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7 July 2009 : Column 850

Mr. Meacher: This is extraordinary. I always give way to my hon. Friend.

Rob Marris: I am grateful—it is Report stage. I have been racking my brains, going back a long time. I think my right hon. Friend will find that there is a Court of Appeal case to the effect that he seeks to push for this afternoon. It is a case about artificial transactions from, I believe, 1985, the Ramsay and Cook case, which does much of what my right hon. Friend wants.

Mr. Meacher: My hon. Friend has the advantage over me because I have not looked at that, but I find it difficult to believe that it achieves what I am seeking to achieve. If that is so, I am surprised that such schemes continue to roll on and on.

To conclude the speech, which I am finding difficult, there are good precedents for such a principle—it is not a novel idea—particularly the Australian one and, interestingly, in Jersey, both of which seem to be working perfectly well and have been accepted by all parties in those Parliaments. Will my right hon. Friend the Minister please explain the Government’s thinking and when we might expect such a provision to be brought forward? It is sorely needed when the deficit in the public accounts this year is of the order of £175 billion.

Dr. Pugh: I shall speak to amendments 34 and 35 and broadly in support of new clause 5. I do not doubt the Minister’s or the Treasury’s sincerity and determination in wishing to prevent tax avoidance, I do not doubt the skill and intelligence that they have put to the task and I do not doubt the expertise and knowledge that underlie the Government proposals. I need to be convinced that all this is enough to frustrate a huge, massively rewarded and well financed avoidance industry at the heart of modern commerce.

The right hon. Member for Oldham, West and Royton (Mr. Meacher) outlined the Government’s approach. They seem to advocate general principles and then track and box off avoidance schemes while encouraging notification, but they do not want to introduce a general anti-avoidance law. None the less, the Bill withdraws an important general control—section 765 of the Income and Corporation Taxes Act 1988. Albeit an anachronistic one, it is a general control. Pleasing though it might be to the City, this approach has failed to convince many people far more knowledgeable in this field than I. My amendments seek to toughen up this approach.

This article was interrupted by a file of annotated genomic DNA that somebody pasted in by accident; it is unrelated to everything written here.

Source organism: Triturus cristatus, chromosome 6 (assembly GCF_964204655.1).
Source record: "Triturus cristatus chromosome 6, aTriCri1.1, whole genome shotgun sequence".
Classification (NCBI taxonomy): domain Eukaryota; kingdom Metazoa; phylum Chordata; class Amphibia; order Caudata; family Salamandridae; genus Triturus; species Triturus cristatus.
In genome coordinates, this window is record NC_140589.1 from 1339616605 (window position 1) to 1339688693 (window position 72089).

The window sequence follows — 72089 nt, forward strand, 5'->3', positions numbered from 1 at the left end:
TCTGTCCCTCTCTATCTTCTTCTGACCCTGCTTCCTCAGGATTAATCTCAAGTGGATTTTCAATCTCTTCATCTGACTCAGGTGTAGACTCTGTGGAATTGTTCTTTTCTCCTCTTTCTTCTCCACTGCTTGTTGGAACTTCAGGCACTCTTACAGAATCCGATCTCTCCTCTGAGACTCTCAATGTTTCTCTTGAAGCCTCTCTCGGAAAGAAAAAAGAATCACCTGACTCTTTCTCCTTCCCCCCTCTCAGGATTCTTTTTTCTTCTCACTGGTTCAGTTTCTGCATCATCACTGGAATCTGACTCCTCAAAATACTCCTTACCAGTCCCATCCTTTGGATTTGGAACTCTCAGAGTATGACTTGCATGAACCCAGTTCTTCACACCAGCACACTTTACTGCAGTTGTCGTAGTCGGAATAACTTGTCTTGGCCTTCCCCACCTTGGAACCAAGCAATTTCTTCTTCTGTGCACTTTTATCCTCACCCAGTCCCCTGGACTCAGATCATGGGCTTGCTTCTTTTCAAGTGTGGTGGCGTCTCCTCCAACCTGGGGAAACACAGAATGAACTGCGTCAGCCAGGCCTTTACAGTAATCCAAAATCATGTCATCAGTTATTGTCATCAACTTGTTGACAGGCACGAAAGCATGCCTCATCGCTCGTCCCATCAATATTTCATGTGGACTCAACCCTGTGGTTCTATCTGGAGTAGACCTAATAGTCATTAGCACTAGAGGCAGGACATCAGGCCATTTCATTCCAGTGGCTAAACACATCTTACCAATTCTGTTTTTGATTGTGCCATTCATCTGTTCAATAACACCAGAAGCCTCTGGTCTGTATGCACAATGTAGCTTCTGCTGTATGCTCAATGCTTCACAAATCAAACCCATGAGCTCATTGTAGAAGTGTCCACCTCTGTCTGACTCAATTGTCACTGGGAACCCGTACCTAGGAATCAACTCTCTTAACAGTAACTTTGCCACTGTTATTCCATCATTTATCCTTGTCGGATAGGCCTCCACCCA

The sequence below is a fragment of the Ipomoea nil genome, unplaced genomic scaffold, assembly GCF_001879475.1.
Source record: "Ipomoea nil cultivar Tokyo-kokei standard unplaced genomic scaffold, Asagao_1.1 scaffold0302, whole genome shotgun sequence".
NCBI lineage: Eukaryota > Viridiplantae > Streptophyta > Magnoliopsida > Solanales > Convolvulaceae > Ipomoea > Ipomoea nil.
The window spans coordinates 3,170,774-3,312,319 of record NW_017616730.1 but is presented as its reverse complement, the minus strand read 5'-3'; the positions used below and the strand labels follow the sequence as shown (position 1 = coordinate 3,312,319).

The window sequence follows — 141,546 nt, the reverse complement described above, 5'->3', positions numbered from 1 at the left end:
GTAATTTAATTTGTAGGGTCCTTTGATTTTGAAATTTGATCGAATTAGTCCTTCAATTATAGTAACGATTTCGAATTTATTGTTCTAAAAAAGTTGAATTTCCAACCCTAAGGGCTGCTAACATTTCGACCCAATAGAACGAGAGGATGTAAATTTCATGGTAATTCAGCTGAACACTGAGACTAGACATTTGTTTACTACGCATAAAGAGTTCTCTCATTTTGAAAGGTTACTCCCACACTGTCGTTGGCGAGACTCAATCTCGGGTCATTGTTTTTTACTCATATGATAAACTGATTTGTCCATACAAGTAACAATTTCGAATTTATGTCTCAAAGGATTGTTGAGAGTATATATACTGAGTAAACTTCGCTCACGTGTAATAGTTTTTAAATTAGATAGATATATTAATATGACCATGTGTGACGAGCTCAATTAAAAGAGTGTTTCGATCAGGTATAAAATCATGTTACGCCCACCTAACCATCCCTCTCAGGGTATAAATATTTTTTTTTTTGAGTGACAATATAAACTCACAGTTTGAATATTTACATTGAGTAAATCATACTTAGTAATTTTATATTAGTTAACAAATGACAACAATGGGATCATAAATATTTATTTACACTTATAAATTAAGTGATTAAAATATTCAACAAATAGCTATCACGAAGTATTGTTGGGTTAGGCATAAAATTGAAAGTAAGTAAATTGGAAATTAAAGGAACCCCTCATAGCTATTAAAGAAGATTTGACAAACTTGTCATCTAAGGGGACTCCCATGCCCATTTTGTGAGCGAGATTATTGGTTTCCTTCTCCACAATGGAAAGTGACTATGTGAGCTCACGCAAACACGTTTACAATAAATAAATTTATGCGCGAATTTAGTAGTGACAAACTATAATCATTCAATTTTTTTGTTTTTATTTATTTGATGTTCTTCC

My preference, like that of the right hon. Member for Oldham, West and Royton, is for the introduction of a general anti-avoidance provision. It is in new clause 2, an unselected amendment in my name. A general anti-avoidance provision would reduce tax complexity straight off: complex avoidance schemes father complex tax law. The provision works elsewhere in the world, such as in Australia, Canada and all sorts of places; and with proper Revenue and Customs advisory services available to business, it would not need to gum up business.

Mr. Mark Field: Will the hon. Gentleman not also consider that the parentage is the other way around—that complex tax law begets complex avoidance provisions?

Dr. Pugh: That is a fair point, but I was going to say that the Treasury at one stage, in the halcyon days of new Labour, began a consultation on the phenomenon
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of the desirability of a general anti-avoidance rule, or GAAR. Interestingly, it said:


Stewart Hosie: Before the hon. Gentleman moves on, may I just check something? There are concerns that, if we have specific anti-avoidance rules, having an overriding anti-avoidance rule, too, might be a stage too far. If he were to get what he wanted with a general anti-avoidance rule, would he want to see the removal of the specific rules, too?